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Transparency at the SEC? Why Would They Want to Do That?

Posted by Larry Doyle on July 29, 2010 7:10 AM |

Is the SEC’s Inspector General David Kotz looking for a new job? How about SEC Head Mary Schapiro? Is she also looking for a new job?

Why do I ask? Is America aware that the new Financial Regulatory Reform bill, recently passed by Congress and signed into law by President Obama, will effectively close the doors and shut the blinds at the SEC in terms of people being allowed to gain access to information? Why and how do situations like this happen? Let’s navigate.

Fox News highlighted this travesty yesterday in writing, SEC Says New Financial Regulation Law Exempts It from Public Disclosure:

So much for transparency.

Under a little-noticed provision of the recently passed financial-reform legislation, the Securities andExchange Commission no longer has to comply with virtually all requests for information releases from the public, including those filed under the Freedom of Information Act.

The law, signed last week by President Obama, exempts the SEC from disclosing records or information derived from “surveillance, risk assessments, or other regulatory and oversight activities.” Given that the SEC is a regulatory body, the provision covers almost every action by the agency, lawyers say. Congress and federal agencies can request information, but the public cannot.

That argument comes despite the President saying that one of the cornerstones of the sweeping new legislation was more transparent financial markets. Indeed, in touting the new law, Obama specifically said it would “increase transparency in financial dealings.”

The SEC cited the new law Tuesday in a FOIA action brought by FOX Business Network. Steven Mintz, founding partner of law firm Mintz & Gold LLC in New York, lamented what he described as “the backroom deal that was cut between Congress and the SEC to keep the  SEC’s failures secret. The only losers here are the American public.”

First off, if I am David Kotz, I would feel totally neutered by this development and I would immediately start looking for another job.

In regard to Mary Schapiro, my reference to her looking for employment is made in jest but the reason I make it is because I recall the seemingly very gratuitous comments she made in support of transparency and disclosure during her testimony provided to the Financial Crisis Inquiry Commission this past January.

After reading Ms. Schapiro’s testimony that day, I wrote “Mary Schapiro and Mark McGwire” and highlighted:

Schapiro makes reference to the SEC approximately 110 times in her opening statement. She references the NASD (FINRA) once, and that being a comment regarding the ‘uptick rule’ in 1994.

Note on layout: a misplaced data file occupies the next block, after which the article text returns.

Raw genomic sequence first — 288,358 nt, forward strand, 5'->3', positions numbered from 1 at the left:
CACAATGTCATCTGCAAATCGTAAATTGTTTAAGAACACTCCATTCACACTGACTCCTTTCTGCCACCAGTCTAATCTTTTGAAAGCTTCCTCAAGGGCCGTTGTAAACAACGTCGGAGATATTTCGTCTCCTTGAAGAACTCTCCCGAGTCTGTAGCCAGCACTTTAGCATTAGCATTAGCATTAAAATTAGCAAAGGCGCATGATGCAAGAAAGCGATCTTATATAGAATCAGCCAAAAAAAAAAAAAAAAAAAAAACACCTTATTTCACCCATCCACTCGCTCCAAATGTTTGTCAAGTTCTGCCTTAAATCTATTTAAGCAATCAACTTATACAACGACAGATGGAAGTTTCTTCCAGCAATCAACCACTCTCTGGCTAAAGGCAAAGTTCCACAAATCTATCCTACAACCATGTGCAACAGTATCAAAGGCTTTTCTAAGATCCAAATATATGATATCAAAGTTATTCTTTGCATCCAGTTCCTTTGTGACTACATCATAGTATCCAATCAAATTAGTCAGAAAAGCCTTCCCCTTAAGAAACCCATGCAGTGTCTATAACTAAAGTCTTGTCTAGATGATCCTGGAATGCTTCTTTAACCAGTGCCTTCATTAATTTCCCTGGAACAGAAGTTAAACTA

What about your past, Mary? You present yourself as a fan of greater transparency and disclosure. You reference disclosure or the need for greater disclosure approximately 25 times in your statement. You reference transparency or the need for greater transparency approximately 15 times in your statement.

Was Mary just paying the American public lip service? Was Obama doing the same? Were those in Congress also pandering to the American public? Has Wall Street just shut the door? American investors should be very concerned with this development.

Do you trust Wall Street? Do you trust our financial regulators to be able to properly oversee the financial industry? Why do I ask? For the very simple reason that none other than Harry Markopolos highlighted that the one real lesson more than any other that he learned throughout his ten plus year ordeal chasing down the Madoff scam was, “Don’t Trust the Government.”

While Wall Street will maintain that the SEC needs this new rule in place if it wants to collect information from the financial industry, for whom does the SEC work? Let’s listen to what others have to say:

“It allows the SEC to block the public’s access to virtually all SEC records,” said Gary Aguirre, a former SEC staff attorney-turned-whistleblower who had accused the agency of thwarting an investigation into hedge fund Pequot Asset Management in 2005. “It permits the SEC to promulgate its own rules and regulations regarding the disclosure of records without getting the approval of the Office of Management and Budget, which typically applies to all federal agencies.”

Aguirre used FOIA requests in his own lawsuit against the SEC, which the SEC settled this year by paying him $755,000. Aguirre, who was fired in September 2005, argued that supervisors at the SEC stymied an investigation of Pequot – a charge that prompted an investigation by the Senate Judiciary and Finance committees.

“It is hard to imagine how the bill could be more counterproductive,” Aguirre added.

Freedom of information is a core principle to truly good governance and a civil society. My initial gut instinct tells me that the industry and the SEC are aware that there are other frauds buried in the system, or there are other angles to the Madoff and Stanford scams, and the industry and regulators want to keep them buried.

If this regulation is allowed to stand, I believe it is a clear indication that the Wall Street-Washington incestuous relationship is alive and well, and truly getting stronger.

Without transparency, there can be no real accountability. Without accountability, there can be no real integrity.

What happened to our country? America deserves so much better.


Thanks to the friends of Sense on Cents who brought this story to my attention. Please subscribe to all my work via e-mail, an RSS feed, on Twitter or Facebook. Thanks you.

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